Todoist GTD Setup 2.0 – New and Improved System

Todoist GTD Setup

Are you looking to do more with your Todoist GTD setup? Maybe you want to get more done or be more mindful about your to-do list. You’re not alone and you’ve come to the right place. Todoist is one of the most popular to-do list apps and one of our recommended GTD apps. There are great resources on how to use Todoist for GTD, but most are missing one crucial piece: once you’ve organized your tasks in Todoist, how do you actually get things done. This is a problem with many productivity systems, including GTD, but we have the solution. Here is our Todoist GTD Setup 2.0 to help you help you get (the right) things done.

Todoist and GTD: How to Get Started

Start with a Brain Dump

Have you ever woken up in a cold sweat with to-dos swirling around in your brain? Work and personal tasks, big ideas and new projects all compete for your mental bandwidth. In GTD, these are called “open loops,” and they cognitively weigh you down.

The solution? Write everything down. From tasks you can complete in a few minutes to big, multi-step projects, write everything down. As David Allen said, “Your mind is for having ideas, not holding them,” and he recommends conducting a brain dump whenever you set up any new system.

You can do your brain dump on paper, in your favorite notes app or directly in your to-do list. It’s easy in Todoist, which has an inbox that allows you to quickly enter items in apps and the web-based app.

Todoist GTD Setup Inbox

Set Up Todoist for GTD

Now that you have Captured all open loops, it’s time to organize your to-do list. Todoist is very GTD-friendly — it has a dedicated inbox to close open loops, allows you to nest Tasks under Projects and has options for context to help better organize your list. With a few small tweaks, Todoist can be ready to help you tackle your to-dos.

Projects and Areas

Todoist supports two organizational levels: Tasks are nested under Projects. For example, “Buy stamps” is a task for your “Holiday Cards” project.

GTD in Todoist Projects and Areas

GTD recommends three organizational levels: Tasks are nested under Projects which apply to some Area of your life. Todoist allows nesting Projects within other Projects, so you can follow GTD organizational levels (you can also change the color of the dots, e.g., blue for personal Areas and red for work Areas to avoid nesting).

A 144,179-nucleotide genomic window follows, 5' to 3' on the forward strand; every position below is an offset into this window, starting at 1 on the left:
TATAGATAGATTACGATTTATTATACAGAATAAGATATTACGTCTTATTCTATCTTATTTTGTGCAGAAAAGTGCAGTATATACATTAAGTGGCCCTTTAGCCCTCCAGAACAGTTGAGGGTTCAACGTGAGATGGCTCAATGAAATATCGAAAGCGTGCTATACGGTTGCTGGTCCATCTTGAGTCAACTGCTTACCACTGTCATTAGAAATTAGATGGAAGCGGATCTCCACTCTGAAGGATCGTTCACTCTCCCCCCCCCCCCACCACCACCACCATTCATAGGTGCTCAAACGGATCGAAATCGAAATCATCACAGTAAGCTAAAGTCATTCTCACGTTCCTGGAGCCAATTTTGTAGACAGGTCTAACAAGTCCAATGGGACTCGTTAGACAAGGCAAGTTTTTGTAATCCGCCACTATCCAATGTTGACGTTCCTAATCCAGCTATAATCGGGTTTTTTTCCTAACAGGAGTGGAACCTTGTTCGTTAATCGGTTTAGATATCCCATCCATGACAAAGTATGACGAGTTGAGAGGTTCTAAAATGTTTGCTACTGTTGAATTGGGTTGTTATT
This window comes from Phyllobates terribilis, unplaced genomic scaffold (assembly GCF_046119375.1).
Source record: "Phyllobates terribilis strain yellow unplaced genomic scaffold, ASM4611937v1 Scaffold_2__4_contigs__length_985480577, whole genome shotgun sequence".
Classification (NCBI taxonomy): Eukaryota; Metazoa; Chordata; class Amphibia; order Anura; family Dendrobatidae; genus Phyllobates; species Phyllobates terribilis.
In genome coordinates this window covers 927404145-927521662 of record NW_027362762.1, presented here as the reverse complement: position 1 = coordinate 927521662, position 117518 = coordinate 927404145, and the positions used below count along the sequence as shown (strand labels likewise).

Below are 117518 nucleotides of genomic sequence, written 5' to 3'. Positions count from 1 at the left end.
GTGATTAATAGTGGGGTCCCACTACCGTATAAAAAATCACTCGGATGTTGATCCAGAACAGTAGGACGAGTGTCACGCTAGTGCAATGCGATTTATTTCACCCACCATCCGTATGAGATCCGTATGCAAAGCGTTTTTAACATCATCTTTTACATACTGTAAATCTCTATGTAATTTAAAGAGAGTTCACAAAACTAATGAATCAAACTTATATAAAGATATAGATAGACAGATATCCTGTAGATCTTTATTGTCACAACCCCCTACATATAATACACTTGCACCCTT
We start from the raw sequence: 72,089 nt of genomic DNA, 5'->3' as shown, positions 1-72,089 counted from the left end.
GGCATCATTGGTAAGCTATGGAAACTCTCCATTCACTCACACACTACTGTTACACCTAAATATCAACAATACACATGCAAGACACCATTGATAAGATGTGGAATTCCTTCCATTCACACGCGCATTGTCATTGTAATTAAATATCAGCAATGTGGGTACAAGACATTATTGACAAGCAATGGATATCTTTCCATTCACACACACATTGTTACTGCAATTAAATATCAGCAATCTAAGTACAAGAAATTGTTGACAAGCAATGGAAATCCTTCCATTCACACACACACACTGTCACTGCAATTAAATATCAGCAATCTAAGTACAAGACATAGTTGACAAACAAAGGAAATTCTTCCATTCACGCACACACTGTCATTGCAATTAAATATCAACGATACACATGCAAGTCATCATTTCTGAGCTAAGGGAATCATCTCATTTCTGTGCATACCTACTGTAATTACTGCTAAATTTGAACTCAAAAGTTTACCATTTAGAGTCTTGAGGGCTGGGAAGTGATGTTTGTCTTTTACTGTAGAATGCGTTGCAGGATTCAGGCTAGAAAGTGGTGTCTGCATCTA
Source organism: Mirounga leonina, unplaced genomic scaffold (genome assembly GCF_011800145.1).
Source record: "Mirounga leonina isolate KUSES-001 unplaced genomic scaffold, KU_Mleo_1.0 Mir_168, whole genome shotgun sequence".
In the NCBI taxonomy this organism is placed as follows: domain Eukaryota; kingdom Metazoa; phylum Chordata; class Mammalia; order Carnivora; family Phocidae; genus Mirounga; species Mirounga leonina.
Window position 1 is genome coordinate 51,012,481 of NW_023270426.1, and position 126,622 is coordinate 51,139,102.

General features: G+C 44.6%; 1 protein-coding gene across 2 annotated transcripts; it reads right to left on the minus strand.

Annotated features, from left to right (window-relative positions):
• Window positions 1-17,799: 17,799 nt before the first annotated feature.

How to implement Areas and Projects in Todoist

However, defining something as a Project or Area can be confusing, mainly because Projects can fall under multiple Areas. For example, say you have a Project to build out your home office setup, which will enable you to work more efficiently at home and have space to read and write. Does that fall under a work or personal Area?

To reduce the risk of “over-engineering” your productivity system, look at Projects and Areas as two sides of the same coin for your Todoist GTD Setup.

Projects have a specific goal and/or end-point in mind and can be completed. Think of sending holiday cards or planning for a family vacation — after the holidays or vacation, you no longer need the Project.

Areas are ongoing over time and are never completed. Think of fitness or parenting — even the most fit and best parents among us are never “done.”


Now that you’ve emptied all of the to-dos swirling around in your brain and organized them into Projects and Areas, how do you know what to work on next? In GTD, the answer is Context.

GTD recommends contexts that identify people, places and/or tools needed to complete a task. Examples of Contexts include work, home, call, errand or computer. When starting out, however, it may be easier to keep Contexts simple and refine your process later, if necessary.

The highest leverage approach is to organize your tasks around two Contexts: your energy level and $10k work (discussed in more detail below).

In your Todoist GTD Setup, you can create custom labels to add Contexts on the fly using the @ symbol (e.g., add “@High_energy” to the end of a task).

Filters and Labels in Todoist

Level Up GTD and Todoist with $10k Work

GTD is an iconic productivity system for a reason: it has helped millions of people put a system around their need to get things done. But it’s not perfect. It is a great approach to get things on lists, but GTD doesn’t help you decide what to do.